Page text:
Besides that, the show started out strong! The floor went nuts during “Deep Six” and “This Is the New Shit”. I was in serious danger of getting too close to the mosh pit as the audience pressed up against one another. I think after “Disposable Teens”, and Manson wanting us to profess just how much we loved him, he took a second to sit down and explained, “I’m just tryin’ to have a moment with you guys, because tomorrow, we may not fucking be here…” The crowd cheered. “W-what are you… That’s nothing to cheer about!” He said, indignantly. No one seemed to care, and they continued.

Moving on, I thought “Revelation 12” brought the most energy to the whole show, with all of us screaming the chorus as loud as we could. Then, the band disappeared for a bit, and Manson returned with a lit cigarette (joint?) in his hand. This was the point when the show started winding down and we became increasingly unrested. “Saturnalia” went on for an uncomfortable seven minutes, with Manson spending most of the time playing the same riff over and over, bullshitting with guitarists Paul Wiley and Jaun Alderete, and drummer Gil Sharone.

“Lunchbox” was no different. I think by that point, Manson was just as fed up with us as we were with him, and he wasn’t pleased with us singing “WOW!! Pow, pow, pow!” when urged. He gave us several chances to try and get it right, but either the timing was off, not enough people were joining in, or the audience were just so beyond done with his shit. Eventually, Manson walked off without saying ‘Goodnight’, dropped his mic, pushing aside a stagehand as he exited. The band finished the song, then went offstage to join him, leaving us bewildered and more than a little pissed off. Then the lights slowly came back on, and Manson’s outro song played; a cover of Johnny Cash’s “God’s Gonna Cut You Down” (an excellent cover, if I’m being honest).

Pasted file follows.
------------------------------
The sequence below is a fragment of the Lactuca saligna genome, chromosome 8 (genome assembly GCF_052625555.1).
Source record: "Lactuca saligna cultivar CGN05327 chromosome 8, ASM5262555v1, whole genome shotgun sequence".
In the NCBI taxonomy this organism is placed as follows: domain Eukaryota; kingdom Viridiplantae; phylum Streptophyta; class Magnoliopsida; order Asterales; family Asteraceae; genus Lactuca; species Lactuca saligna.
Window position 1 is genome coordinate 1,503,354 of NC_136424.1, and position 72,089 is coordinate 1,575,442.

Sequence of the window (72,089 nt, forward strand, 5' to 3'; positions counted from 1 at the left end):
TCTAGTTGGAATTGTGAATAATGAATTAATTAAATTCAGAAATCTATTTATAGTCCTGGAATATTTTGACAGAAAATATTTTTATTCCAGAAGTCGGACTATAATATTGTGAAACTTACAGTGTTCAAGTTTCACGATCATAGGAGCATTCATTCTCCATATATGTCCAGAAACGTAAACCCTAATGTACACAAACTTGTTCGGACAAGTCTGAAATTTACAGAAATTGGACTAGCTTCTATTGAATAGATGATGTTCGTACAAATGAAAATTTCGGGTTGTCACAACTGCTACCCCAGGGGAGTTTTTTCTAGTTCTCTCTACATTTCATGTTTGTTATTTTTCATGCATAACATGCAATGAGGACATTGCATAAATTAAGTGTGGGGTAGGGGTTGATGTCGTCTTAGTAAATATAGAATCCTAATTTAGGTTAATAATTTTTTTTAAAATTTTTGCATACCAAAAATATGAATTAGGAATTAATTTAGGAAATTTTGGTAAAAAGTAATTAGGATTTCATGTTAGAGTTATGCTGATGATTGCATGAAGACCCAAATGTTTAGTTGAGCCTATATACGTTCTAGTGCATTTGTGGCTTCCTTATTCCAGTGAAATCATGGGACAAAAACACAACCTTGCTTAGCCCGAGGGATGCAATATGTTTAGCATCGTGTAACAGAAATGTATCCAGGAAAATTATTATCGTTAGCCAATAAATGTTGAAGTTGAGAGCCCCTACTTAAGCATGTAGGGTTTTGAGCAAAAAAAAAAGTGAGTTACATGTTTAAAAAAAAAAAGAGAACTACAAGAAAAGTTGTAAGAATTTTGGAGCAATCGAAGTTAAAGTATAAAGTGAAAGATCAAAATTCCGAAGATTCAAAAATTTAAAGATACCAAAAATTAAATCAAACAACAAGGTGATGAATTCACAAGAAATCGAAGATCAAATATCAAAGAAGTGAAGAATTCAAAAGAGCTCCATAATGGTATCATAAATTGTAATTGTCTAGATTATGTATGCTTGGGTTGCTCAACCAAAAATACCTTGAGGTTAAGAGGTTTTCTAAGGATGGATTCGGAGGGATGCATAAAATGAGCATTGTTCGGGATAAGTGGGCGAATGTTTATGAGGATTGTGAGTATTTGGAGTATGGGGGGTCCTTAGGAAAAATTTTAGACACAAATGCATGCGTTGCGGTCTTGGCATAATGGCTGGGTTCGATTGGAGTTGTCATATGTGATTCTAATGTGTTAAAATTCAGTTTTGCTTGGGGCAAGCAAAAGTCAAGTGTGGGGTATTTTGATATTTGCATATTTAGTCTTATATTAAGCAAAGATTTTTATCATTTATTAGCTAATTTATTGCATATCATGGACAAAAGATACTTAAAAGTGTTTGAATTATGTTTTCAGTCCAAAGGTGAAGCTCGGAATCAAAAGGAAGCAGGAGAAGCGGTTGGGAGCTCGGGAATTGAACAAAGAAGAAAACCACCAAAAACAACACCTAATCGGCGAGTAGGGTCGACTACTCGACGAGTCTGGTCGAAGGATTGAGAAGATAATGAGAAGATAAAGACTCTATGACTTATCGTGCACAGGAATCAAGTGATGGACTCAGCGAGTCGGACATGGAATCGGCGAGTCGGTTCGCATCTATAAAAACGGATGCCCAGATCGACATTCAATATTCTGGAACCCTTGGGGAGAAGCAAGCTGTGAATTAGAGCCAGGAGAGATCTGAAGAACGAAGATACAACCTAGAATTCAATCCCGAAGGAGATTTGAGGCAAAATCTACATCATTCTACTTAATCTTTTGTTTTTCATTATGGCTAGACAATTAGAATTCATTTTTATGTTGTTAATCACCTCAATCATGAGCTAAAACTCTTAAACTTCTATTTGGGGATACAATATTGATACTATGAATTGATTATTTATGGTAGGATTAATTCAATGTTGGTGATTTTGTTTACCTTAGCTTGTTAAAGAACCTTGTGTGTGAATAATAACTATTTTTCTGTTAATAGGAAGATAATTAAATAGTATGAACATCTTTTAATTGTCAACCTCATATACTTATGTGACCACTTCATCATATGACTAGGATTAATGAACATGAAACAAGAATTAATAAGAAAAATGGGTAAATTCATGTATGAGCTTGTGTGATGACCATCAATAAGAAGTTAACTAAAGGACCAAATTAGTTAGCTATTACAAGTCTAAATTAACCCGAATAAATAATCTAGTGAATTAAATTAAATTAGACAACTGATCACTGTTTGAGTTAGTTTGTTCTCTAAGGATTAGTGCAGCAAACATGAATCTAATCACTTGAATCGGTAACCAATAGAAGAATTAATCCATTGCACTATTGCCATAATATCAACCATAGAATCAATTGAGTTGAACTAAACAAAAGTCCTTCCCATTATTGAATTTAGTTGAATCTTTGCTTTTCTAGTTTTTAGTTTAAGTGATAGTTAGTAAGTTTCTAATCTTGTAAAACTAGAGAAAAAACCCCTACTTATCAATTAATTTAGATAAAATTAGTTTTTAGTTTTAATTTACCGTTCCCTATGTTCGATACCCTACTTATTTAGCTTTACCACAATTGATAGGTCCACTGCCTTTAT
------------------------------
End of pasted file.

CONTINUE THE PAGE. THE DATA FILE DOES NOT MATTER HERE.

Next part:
This has to be a rouse, we thought. The show wasn’t supposed to end until eleven, he has to come back. Then the curtain fell, and the crowd descended into harsh boos. No “mOBSCENE”? “The Dope Show”? “The Beautiful People”? “Sweet Dreams”?! It couldn’t be finished already! But it was. We only accepted Manson wasn’t coming back when venue security came onto the floor to tell us that he was already on his bus, and we needed to get going. Now we were livid. But what could we do besides maybe demanding a refund? We left. Fans started commenting about how fucked up he looked, how poorly he performed, how it wasn’t like his previous shows at all, etc. As we left the theatre, I heard a girl complain, “Only FIVE songs?!”. None of it seemed fair.

I asked a friend of mine who went to his Boston show a couple days ago if his set was anything like ours, and he said Manson’s set was the best he’d ever seen! That he looked like he was in his prime. And to hear about how his set in New Jersey was apparently “Amazing” the very night after the Paramount just makes the whole situation even more shitty. I have a huge problem saying it was the audience’s fault for not being enthusiastic enough. We were all enthusiastic to be there! I’ve seen plenty of energetic crowds at this venue. We’ve given warm welcomes to ANTHRAX, KILLSWITCH ENGAGE, AGAINST ME!, AMON AMARTH, etc. I’ve seen us do Walls of Death, circle pits, I’ve ducked from tons of incoming crowd surfers; no one can say we don’t know how to make a band feel at home when they come to our town! It’s wonderful to see the crowd interact with each other at the Paramount. I think I’ve made more Metal friends there than at any venue in the city! I have no clue why Manson disliked us. From where I was standing in the crowd, we were electric.

I still loved what I heard at the show, and I thought Manson put a lot of energy in the beginning of the set. I don’t give a shit about a refund, I just think it’s a damn shame that everyone had to leave disappointed that night.

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Edited 22 June 2018